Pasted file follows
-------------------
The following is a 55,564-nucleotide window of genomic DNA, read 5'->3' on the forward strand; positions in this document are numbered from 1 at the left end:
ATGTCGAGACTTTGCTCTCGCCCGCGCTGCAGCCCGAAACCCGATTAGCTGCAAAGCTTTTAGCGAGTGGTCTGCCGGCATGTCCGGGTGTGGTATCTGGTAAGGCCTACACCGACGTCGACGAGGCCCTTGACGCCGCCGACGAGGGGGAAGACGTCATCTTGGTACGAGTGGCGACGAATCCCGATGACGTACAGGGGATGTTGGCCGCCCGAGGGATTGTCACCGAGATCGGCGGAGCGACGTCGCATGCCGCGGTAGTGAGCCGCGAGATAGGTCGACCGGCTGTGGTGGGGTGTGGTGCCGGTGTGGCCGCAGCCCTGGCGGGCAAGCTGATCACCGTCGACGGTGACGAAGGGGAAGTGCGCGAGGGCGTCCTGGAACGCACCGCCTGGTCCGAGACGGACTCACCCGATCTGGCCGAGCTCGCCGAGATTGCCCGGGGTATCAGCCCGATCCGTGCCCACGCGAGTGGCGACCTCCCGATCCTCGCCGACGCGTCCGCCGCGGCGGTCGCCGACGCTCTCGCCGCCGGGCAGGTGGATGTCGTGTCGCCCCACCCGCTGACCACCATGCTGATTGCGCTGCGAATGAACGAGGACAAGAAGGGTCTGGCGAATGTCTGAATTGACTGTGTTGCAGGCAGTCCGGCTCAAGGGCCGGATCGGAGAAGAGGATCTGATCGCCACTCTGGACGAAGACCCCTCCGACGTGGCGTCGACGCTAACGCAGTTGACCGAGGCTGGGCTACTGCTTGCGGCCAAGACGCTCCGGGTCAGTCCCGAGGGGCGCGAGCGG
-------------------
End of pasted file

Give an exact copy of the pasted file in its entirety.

The following is a 55,564-nucleotide window of genomic DNA, read 5'->3' on the forward strand; positions in this document are numbered from 1 at the left end:
ATGTCGAGACTTTGCTCTCGCCCGCGCTGCAGCCCGAAACCCGATTAGCTGCAAAGCTTTTAGCGAGTGGTCTGCCGGCATGTCCGGGTGTGGTATCTGGTAAGGCCTACACCGACGTCGACGAGGCCCTTGACGCCGCCGACGAGGGGGAAGACGTCATCTTGGTACGAGTGGCGACGAATCCCGATGACGTACAGGGGATGTTGGCCGCCCGAGGGATTGTCACCGAGATCGGCGGAGCGACGTCGCATGCCGCGGTAGTGAGCCGCGAGATAGGTCGACCGGCTGTGGTGGGGTGTGGTGCCGGTGTGGCCGCAGCCCTGGCGGGCAAGCTGATCACCGTCGACGGTGACGAAGGGGAAGTGCGCGAGGGCGTCCTGGAACGCACCGCCTGGTCCGAGACGGACTCACCCGATCTGGCCGAGCTCGCCGAGATTGCCCGGGGTATCAGCCCGATCCGTGCCCACGCGAGTGGCGACCTCCCGATCCTCGCCGACGCGTCCGCCGCGGCGGTCGCCGACGCTCTCGCCGCCGGGCAGGTGGATGTCGTGTCGCCCCACCCGCTGACCACCATGCTGATTGCGCTGCGAATGAACGAGGACAAGAAGGGTCTGGCGAATGTCTGAATTGACTGTGTTGCAGGCAGTCCGGCTCAAGGGCCGGATCGGAGAAGAGGATCTGATCGCCACTCTGGACGAAGACCCCTCCGACGTGGCGTCGACGCTAACGCAGTTGACCGAGGCTGGGCTACTGCTTGCGGCCAAGACGCTCCGGGTCAGTCCCGAGGGGCGCGAGCGG